The second day of Euro 2020 will long be remembered, but certainly not for the football itself. The scary scenes of Christian Eriksen’s collapse and medical emergency just prior to halftime in Denmark’s game against Finland reminded everyone of the important things in life, while also drawing into question things like player workload, welfare, and privacy.
Fortunately, Eriksen himself is said to be doing okay all things considered, is “awake” and “responsive” in hospital, where he was taken after an excellent on-pitch response by the medical team “stabilised” his condition, administering “heart massage” (i.e. CPR) and possibly using a defibrillator (AED) as well. Eriksen collapsed in the 42nd minute, and was taken to hospital 20 minutes later.
“He was unconscious. When I get to him he is on his side. He is breathing and I can feel his pulse but suddenly that changes and as everyone saw, we started giving him CPR.
“Help came really, really fast from the medical team and the rest of the staff and with their cooperation we did what we had to do. We managed to get Christian back. He spoke to me before he was taken to the hospital for more analysis.”
-Morten Boesen, Denmark national team doctor; source: Guardian
“We managed to get Christian back.” Just let those words find their impact for a second.
Proper training and equipment saves lives!
Inter CEO Marotta: “Christian Eriksen just sent a message on Inter whatsapp chat, it was few minutes ago. We’re optimistic about Christian conditions, Denmark staff told us that the situation is under control”, he told Rai Sport. #Eriksen— Fabrizio Romano (@FabrizioRomano) June 12, 2021
So that’s the good news.
Less good was the part where Eriksen’s situation became morbid global theater as major broadcasters failed to show a shred of decency to cut away from the live feed, especially once it was apparent that Eriksen was not only injured but fighting for his life — the BBC have already apologized, for what it’s worth.
The BBC didn't have control over the cameras on pitch, but they could - and should! - have cut to the studio much quicker.— Ash Sarkar (@AyoCaesar) June 12, 2021
And every one of those responsible for zooming in on Eriksen's face as he received CPR, and his devastated wife, should be sacked immediately I'm sorry.
But that’s small potatoes compared to the lack of care and concern shown by UEFA, not that we expect any better from them.
The match resumed 90 minutes after, with UEFA’s official statement putting that decision on “the request made by players of both teams”.
Following the request made by players of both teams, UEFA has agreed to restart the match between Denmark and Finland tonight at 20:30 CET (TBC).— UEFA (@UEFA) June 12, 2021
The last four minutes of the first half will be played, there will then be a 5-minute half-time break followed by the second half.
As it turned out later however, that wasn’t the whole story, not by a long-shot, as Denmark head coach Kasper Hjulmand explained.
“There was no pressure from UEFA to play tonight. We knew we had two options. The players couldn’t imagine not being able to sleep tonight and then having to get on the bus and come in again tomorrow. Honestly it was best to get it over with. Of course you can’t play a game with such feelings and what we tried to do was incredible.”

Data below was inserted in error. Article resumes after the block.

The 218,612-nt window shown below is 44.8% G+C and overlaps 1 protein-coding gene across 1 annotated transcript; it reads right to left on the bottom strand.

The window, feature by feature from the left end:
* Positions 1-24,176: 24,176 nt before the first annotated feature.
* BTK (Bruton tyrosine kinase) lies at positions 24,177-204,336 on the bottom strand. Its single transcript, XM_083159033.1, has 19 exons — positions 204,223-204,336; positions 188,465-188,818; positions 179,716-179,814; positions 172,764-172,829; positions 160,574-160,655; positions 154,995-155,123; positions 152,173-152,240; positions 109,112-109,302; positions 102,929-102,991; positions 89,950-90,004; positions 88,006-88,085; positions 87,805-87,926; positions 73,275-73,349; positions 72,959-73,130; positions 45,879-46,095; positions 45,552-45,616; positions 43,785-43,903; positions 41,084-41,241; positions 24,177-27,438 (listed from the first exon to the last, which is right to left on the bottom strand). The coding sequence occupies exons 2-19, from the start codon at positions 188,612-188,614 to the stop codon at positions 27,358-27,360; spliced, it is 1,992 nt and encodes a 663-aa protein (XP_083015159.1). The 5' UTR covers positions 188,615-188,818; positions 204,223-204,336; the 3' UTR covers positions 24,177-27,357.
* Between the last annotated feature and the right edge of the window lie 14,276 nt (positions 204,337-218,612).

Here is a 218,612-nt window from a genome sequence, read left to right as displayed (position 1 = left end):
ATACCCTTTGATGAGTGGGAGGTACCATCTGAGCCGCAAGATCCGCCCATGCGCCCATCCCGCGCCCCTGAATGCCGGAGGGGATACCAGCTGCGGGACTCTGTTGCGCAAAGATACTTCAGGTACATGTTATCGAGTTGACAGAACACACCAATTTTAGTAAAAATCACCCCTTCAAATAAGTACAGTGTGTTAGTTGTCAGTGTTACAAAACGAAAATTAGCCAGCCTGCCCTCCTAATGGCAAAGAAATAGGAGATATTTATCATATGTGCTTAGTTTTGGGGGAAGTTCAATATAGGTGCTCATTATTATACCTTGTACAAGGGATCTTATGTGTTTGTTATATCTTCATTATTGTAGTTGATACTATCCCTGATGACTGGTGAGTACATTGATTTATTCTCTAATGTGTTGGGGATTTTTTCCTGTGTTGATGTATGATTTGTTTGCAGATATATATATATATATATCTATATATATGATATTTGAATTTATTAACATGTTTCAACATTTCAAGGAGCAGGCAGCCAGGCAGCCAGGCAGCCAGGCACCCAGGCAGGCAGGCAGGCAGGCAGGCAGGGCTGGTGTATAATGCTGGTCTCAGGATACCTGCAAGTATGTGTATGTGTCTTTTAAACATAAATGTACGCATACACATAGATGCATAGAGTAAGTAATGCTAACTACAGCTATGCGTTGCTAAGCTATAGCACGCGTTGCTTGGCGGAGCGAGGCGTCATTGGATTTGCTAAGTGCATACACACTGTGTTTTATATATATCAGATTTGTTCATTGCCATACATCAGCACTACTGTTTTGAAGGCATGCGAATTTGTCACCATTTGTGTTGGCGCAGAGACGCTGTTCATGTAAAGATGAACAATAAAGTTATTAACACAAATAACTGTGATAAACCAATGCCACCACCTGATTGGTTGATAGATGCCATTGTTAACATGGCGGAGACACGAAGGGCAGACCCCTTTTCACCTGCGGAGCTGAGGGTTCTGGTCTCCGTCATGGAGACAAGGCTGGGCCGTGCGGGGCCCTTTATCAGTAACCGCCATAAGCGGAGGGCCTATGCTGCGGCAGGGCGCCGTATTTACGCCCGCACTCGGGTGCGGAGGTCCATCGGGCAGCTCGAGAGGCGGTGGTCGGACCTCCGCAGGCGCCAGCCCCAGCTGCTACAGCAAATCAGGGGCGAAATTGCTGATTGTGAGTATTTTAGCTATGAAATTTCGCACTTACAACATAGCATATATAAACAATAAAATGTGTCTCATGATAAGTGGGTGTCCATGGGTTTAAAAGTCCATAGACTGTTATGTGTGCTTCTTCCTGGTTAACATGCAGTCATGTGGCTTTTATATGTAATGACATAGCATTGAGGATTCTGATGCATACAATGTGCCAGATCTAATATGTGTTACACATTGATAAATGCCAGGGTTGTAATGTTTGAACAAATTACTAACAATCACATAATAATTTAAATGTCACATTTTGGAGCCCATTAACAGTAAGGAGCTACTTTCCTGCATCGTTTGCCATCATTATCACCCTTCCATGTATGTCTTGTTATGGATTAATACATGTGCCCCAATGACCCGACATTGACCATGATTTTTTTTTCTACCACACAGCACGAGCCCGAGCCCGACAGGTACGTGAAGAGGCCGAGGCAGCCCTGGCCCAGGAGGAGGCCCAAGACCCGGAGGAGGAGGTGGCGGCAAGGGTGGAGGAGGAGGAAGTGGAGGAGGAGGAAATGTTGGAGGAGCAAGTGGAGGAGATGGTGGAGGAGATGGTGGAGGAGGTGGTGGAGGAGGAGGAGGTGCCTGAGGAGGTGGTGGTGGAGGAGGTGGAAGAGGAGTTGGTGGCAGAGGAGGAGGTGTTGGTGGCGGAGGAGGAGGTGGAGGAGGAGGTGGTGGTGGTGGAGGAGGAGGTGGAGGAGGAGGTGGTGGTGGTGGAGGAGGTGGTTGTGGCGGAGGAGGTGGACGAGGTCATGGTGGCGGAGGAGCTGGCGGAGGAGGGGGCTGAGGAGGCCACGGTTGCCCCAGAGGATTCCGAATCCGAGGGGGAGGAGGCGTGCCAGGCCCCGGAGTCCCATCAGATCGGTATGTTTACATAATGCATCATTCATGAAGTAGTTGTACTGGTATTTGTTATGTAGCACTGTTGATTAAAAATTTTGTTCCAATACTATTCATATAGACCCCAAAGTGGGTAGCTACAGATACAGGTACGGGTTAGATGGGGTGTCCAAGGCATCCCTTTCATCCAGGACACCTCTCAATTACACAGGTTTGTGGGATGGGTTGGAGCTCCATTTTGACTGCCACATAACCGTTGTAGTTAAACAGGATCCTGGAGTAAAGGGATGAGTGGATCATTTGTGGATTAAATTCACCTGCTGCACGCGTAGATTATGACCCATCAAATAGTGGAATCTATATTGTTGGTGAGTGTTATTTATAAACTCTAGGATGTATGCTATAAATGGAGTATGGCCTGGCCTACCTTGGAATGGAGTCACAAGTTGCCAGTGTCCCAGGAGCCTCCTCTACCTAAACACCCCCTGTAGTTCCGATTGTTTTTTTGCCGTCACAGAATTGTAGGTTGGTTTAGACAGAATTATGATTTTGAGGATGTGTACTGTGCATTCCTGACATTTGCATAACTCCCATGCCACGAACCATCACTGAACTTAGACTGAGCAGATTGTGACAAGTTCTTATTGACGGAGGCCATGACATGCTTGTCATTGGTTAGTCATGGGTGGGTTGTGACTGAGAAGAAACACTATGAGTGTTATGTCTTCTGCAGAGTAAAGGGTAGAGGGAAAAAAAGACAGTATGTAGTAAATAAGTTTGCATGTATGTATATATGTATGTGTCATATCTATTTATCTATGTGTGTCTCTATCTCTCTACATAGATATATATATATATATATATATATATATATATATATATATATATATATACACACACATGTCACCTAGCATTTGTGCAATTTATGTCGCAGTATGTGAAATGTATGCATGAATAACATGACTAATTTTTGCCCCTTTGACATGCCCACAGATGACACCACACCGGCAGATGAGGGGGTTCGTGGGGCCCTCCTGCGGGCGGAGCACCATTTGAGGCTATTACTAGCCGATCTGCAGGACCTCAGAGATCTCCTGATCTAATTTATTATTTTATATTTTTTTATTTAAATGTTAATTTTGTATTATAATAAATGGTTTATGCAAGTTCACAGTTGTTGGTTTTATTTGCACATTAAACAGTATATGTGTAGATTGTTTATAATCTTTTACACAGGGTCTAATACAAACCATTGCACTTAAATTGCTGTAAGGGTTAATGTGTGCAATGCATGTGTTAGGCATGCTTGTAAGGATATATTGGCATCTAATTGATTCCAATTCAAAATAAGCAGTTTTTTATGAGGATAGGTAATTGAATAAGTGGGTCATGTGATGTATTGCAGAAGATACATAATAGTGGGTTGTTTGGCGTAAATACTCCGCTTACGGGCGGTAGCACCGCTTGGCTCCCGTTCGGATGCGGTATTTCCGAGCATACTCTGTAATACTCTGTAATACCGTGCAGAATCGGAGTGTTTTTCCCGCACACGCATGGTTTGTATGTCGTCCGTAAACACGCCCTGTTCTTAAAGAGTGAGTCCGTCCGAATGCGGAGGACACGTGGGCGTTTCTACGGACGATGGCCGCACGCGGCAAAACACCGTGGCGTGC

UEFA gave Denmark two options, play tonight or play tomorrow noon. Do you choose the bad option, or the worse option? Thanks, UEFA! So kind.
Denmark head coach Kasper Hjulmand: "We had two options to play the game [today] or tomorrow at 12pm and everyone agreed to play today. You can't play a game with such feelings. We tried to win. It was incredible they managed to go out and try to play the second half."— John Bennett (@JohnBennettBBC) June 12, 2021
Denmark captain Simon Kjær, who showed such strength and leadership during the entire ordeal, simply couldn’t finish the game, for example, and was withdrawn just 15 minutes after the restart.
“Simon was deeply, deeply affected. Deeply affected. He was in doubt whether he could continue and gave it a shot, but it could not be done.”
The rest soldiered on, including Chelsea’s Andreas Christensen, but this should’ve never been a choice for them to make.
“There are players in there who are completely emotionally finished ... they are holding each other. It was a traumatic experience. I said that, no matter what, everything was OK.
“We had to allow ourselves to show joy and aggression, to make room for the emotions. You cannot play a football match at this level without being aggressive.”
-Kasper Hjulmand; source: Guardian
The record books will show a 1-0 defeat for Denmark, and a first ever win for Finland at a major international competition. But the story is of anything but the football, and issues far greater than these 90 minutes need to be looked at more seriously.
The health and wellbeing of players has long been ignored. Shoving more and more games in more condensed periods will only lead to bigger health issues for players. Let hope the people in power will take notice at some point.— Asmir Begovic (@asmir1) June 12, 2021
Earlier in the day, Wales drew with Switzerland (Ethan Ampadu played a couple minutes at the very end), while in the scheduled late game, Belgium made short work of Russia, 3-0. Romelu Lukaku scored a brace, and paid tribute to his club teammate afterwards.
Lukaku to Sporza: “I had a lot of tears before the game. It was difficult to focus. Other players were affected too. I’m going to contact him. I read that he’s out of danger. I hope he’ll be in good health soon. I am happy with the victory, but my thoughts are with Christian.” pic.twitter.com/TXeEopY8PO— Kristof Terreur (@HLNinEngeland) June 12, 2021